The Supremacy Of Mind

From the standpoint we have now reached we can look back once more on

those troublesome naturalistic insinuations as to the dependence of the

mind upon the body, which we have already considered. It is evident to us

all that our mental development and the fate of our inner life are closely

bound up with the states and changes of the body. And it did not need the

attacks and insinuations of naturalism to point this out. But the reas

brought forward by naturalism are not convincing, and all the weighty

facts it adduces could be balanced by facts equally weighty on the other

side. We have already shown that the apparently dangerous doctrine of

localisation is far from being seriously prejudicial. But if the

dependence of the mind upon the body be great, that of the body upon the

mind is greater still. Even Kant wrote tersely and drily about "the power

of our mind through mere will to be master over our morbid feelings." And

every one who has a will knows how much strict self-discipline and firm

willing can achieve even with a frail and wretched body, and handicapped

by exhaustion and weakness. Joy heals, care wastes away, and both may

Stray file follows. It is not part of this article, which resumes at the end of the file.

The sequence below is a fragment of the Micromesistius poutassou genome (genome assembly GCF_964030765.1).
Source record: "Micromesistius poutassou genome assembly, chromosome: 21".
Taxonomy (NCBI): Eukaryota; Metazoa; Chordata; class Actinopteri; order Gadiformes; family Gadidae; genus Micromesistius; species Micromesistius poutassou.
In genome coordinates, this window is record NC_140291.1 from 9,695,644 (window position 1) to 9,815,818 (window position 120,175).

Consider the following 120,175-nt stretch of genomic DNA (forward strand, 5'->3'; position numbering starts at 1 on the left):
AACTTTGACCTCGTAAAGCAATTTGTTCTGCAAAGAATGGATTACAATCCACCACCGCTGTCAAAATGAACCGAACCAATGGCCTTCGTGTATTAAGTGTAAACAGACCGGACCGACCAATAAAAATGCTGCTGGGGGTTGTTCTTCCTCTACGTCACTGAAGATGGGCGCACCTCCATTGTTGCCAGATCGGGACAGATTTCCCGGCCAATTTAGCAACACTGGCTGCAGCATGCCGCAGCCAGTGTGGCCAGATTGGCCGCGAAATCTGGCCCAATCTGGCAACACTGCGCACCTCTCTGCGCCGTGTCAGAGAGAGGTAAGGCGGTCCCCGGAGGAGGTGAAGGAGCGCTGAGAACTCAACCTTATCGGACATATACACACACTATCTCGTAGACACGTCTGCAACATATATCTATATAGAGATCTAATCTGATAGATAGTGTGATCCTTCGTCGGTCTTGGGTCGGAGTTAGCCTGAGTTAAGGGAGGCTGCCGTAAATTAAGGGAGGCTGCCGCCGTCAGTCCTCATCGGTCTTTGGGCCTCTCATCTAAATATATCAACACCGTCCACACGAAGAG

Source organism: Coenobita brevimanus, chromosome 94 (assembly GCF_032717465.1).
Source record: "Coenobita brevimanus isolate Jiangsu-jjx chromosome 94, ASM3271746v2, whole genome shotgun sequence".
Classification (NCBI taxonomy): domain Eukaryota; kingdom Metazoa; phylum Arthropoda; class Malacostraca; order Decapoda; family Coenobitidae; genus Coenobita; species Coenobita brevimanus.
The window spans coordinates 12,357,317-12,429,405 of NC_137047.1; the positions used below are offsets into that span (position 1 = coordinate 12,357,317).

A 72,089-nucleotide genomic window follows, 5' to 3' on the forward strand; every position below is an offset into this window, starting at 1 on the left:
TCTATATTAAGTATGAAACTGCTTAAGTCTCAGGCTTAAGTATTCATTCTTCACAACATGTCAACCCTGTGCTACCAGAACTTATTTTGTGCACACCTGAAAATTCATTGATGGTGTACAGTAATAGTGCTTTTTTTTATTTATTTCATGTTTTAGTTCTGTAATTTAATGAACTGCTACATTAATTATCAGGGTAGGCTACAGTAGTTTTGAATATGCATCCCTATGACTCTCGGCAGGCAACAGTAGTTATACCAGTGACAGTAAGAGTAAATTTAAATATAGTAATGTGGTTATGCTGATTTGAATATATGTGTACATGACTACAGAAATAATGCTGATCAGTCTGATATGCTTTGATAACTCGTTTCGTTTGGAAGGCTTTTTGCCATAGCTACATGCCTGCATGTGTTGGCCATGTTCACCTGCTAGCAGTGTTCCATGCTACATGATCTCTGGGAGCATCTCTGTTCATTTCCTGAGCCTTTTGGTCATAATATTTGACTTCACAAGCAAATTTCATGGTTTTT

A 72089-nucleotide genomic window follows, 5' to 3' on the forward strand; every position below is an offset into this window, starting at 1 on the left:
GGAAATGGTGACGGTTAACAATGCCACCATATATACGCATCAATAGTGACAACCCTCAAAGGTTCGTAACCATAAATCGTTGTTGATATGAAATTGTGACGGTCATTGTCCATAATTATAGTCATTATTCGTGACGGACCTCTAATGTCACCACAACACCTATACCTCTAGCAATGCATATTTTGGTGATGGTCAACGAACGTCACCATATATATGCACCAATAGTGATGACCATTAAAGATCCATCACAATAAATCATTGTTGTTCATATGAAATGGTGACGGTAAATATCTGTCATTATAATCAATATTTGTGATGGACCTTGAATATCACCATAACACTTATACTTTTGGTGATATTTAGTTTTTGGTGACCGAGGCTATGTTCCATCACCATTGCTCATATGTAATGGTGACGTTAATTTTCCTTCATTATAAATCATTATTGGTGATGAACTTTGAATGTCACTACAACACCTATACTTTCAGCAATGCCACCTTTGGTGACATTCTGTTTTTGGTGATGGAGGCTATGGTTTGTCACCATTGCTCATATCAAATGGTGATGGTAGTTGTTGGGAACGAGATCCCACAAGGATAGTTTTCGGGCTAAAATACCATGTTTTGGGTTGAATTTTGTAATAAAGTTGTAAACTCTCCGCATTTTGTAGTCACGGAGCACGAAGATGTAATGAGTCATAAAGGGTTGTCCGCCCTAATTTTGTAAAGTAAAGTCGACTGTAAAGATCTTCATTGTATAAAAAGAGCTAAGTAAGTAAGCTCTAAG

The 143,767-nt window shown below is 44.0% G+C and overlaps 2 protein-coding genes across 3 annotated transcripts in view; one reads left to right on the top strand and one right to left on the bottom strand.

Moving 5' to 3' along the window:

kill. The influence which "blood" and "bile" or any other predisposition

may have upon temperament and character can be obviated or modified

through education, or transformed and guided into new channels through

strong psychical impressions and experiences, most of all by great

experiences in the domain of morals and religion. No one doubts the

reality of those great internal revolutions of which religion is well

aware, which arise purely from the mind, and are able to rid us of all

natural bonds and burdens. This mysterious region of the influence of the

mind in modifying bodily states or producing new ones is in these days

being more and more opened up. That grief can turn the hair grey and

disgust bring out eruptions on the skin has long been known. But new and

often marvellous facts are being continually added to our knowledge

through curious experiments with suggestion, hypnosis, and

auto-suggestion. And we are no longer far from believing that through

exaltations, forced states of mind associated with auto-suggestion, many

phenomena, such as "stigmata," for instance, which have hitherto been over

hastily relegated to the domain of pious legend, may possibly have a

"scientific" background.